• Network: TNT
  • Series Premiere Date: Sep 1, 2008
  • Season #: 1 , 2

Mixed or average reviews - based on 23 Critics

Critic score distribution:
  1. Positive: 3 out of 23
  2. Negative: 5 out of 23
  1. Reviewed by: Verne Gay
    Good show with fine cast, but it all still feels a little too familiar and old-fashioned.
  2. 70
    The series seems to always eschew Hollywood-style courtroom theatrics and gotcha moments for resolutions that seem truer because they involve mistakes, bad timing, compromises, dubious ethics and sweated-out smarts.
  3. 63
    Bar is so slow to start, it might as well be in reverse. The first episode is, simply, flat-out terrible. Which is why, if you're a Bochco fan, you'd be wise to wait for the fourth episode, when Bar moves to mediocre.
  4. Bochco delivers instead a solid lawyer show that fits comfortably into the mold formed by dozens of lawyer shows before it.
  5. 60
    What it isn't is very dramatic. If watching attorneys haggle like rug traders was all that interesting, Feige probably would still be doing it. Nonetheless, there are worse ways to spend an hour than watching Raising the Bar, especially since the cast members are all quite pretty.
  6. Reviewed by: Jennifer Armstrong
    Charge this one with trying too hard.
  7. Although the cases in Raising the Bar are apparently influenced by real-life cases, they tend to be either predictable or predictably unpredictable, however you want to look at it. In combination with the characters, this makes Raising the Bar about an average law series. That's pretty good for TNT, but less than expected from Bochco - fair or not.
  8. 50
    While the particulars of these cases are not uninteresting, they are mostly lost amid the swirl of Jerry and Michelle’s careening between romance and competition, betrayal and “crossing the line.”
  9. Raising the Bar is professional television, but no more than that. Passion and purpose are among the missing.
  10. It's not all bad, but nothing in it argues that it needed to be made other than to give the people who made it something to do. It's a mediocre misfire in which the odd good parts beg for a better home.
  11. Despite its updated gloss and cast, in fact, Raising the Bar doesn't really break a mold.
  12. 50
    Seriously, it is hard to take the show very seriously. It does traffic in issues and hot topics--and protests, in its way, the general corruption of the legal system--but not in particularly fresh or original terms.
  13. Too often, though, plots are contrived and coincidental (how many times can Kellerman defend clients against the same prosecutor, who just happens to be his girlfriend?) and lack the wonderful surprises that are trademarks of a Bochco production.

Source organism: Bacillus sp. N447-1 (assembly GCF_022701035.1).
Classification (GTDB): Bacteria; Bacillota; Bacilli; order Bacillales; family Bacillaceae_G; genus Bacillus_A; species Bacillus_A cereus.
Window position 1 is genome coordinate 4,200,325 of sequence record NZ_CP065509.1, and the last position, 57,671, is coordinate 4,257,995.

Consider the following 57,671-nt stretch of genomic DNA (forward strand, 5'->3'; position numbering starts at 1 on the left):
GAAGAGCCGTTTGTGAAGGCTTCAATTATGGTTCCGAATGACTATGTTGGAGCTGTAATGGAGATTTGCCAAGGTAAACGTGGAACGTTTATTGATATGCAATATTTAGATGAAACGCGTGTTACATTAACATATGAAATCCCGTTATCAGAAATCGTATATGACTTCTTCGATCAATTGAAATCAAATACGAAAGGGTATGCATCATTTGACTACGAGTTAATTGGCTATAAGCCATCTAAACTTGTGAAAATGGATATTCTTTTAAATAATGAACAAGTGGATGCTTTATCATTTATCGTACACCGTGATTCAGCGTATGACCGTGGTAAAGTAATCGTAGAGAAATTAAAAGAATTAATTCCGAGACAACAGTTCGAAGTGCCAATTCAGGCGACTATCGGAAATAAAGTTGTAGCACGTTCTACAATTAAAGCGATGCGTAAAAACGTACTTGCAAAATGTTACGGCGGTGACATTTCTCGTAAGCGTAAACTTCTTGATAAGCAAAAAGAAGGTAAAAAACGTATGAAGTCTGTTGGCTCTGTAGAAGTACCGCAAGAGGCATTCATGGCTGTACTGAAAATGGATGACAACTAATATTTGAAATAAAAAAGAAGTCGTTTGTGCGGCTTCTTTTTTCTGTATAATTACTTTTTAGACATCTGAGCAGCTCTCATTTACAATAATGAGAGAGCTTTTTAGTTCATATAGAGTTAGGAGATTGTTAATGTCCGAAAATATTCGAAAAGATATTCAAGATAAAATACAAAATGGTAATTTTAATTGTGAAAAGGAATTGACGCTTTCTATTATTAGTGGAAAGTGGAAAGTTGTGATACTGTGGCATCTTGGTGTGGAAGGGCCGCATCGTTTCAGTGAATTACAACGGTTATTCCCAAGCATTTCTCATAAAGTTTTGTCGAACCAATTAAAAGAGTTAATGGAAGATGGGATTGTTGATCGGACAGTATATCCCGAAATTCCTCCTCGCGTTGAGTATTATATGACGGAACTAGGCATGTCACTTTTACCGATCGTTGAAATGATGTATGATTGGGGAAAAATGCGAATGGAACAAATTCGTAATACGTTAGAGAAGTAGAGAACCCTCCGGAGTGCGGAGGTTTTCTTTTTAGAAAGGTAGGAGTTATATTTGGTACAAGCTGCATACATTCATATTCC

14. Bar still feels like an attempt at a '90s-era edgy prime-time drama whose time has past.
  15. Part of what makes Raising the Bar so loopy is its commitment to this peculiar politics of personal responsibility and to a sappy liberalism that means none of the accused represented by Jerry Kellerman (Mark-Paul Gosselaar) and his compatriots in the public defender’s office are ever all that bad. They are just mentally ill, or poor and struggling, or innocent.
  16. Reviewed by: David Hiltbrand
    All the characters appear to have emerged from the stockroom.
  17. Reviewed by: Brian Lowry
    There's no escaping a nagging sense that the series springs from a well-worn playbook.
  18. So why would TNT settle for warmed-over Bochco? Because that's what they're getting.
  19. 38
    The second episode is 30 percent better than the first. Maybe by episode six, it will actually be watchable.
  20. 30
    Bochco has made the most cutting-edge drama--of 1994. These thinly drawn characters aren't compelling, and the entire production feels dated and stagey.
  21. Reviewed by: Matt Roush
    This shockingly ordinary new legal drama from Steven Bochco should seem right at home amid TNT’s ubiquitous Law & Order reruns. It feels like something you’ve seen before, maybe from way back when L&O was new.
  22. 30
    These are some of the most lackluster, unimaginative trials brought to TV in years, as every defendant's guilt or innocence is written all over his or her face from the get-go.
  23. It's not just familiar, but lazy.

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